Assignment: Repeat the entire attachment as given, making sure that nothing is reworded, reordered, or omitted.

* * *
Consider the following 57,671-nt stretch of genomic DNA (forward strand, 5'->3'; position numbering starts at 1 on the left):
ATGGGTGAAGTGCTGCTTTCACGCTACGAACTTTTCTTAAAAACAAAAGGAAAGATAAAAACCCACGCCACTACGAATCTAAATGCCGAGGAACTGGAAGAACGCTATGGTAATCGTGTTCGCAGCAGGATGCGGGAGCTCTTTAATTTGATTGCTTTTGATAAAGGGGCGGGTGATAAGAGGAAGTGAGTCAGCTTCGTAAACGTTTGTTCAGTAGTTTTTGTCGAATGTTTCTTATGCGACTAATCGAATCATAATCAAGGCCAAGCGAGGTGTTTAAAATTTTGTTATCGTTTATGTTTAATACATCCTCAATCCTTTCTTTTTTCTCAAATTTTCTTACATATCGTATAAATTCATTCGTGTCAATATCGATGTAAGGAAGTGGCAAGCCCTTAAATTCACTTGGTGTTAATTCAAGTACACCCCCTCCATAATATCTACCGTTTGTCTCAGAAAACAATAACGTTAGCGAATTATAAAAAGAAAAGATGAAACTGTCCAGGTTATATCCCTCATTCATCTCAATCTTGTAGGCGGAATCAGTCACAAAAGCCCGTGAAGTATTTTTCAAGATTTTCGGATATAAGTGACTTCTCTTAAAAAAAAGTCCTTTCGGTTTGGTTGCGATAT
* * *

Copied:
Consider the following 57,671-nt stretch of genomic DNA (forward strand, 5'->3'; position numbering starts at 1 on the left):
ATGGGTGAAGTGCTGCTTTCACGCTACGAACTTTTCTTAAAAACAAAAGGAAAGATAAAAACCCACGCCACTACGAATCTAAATGCCGAGGAACTGGAAGAACGCTATGGTAATCGTGTTCGCAGCAGGATGCGGGAGCTCTTTAATTTGATTGCTTTTGATAAAGGGGCGGGTGATAAGAGGAAGTGAGTCAGCTTCGTAAACGTTTGTTCAGTAGTTTTTGTCGAATGTTTCTTATGCGACTAATCGAATCATAATCAAGGCCAAGCGAGGTGTTTAAAATTTTGTTATCGTTTATGTTTAATACATCCTCAATCCTTTCTTTTTTCTCAAATTTTCTTACATATCGTATAAATTCATTCGTGTCAATATCGATGTAAGGAAGTGGCAAGCCCTTAAATTCACTTGGTGTTAATTCAAGTACACCCCCTCCATAATATCTACCGTTTGTCTCAGAAAACAATAACGTTAGCGAATTATAAAAAGAAAAGATGAAACTGTCCAGGTTATATCCCTCATTCATCTCAATCTTGTAGGCGGAATCAGTCACAAAAGCCCGTGAAGTATTTTTCAAGATTTTCGGATATAAGTGACTTCTCTTAAAAAAAAGTCCTTTCGGTTTGGTTGCGATAT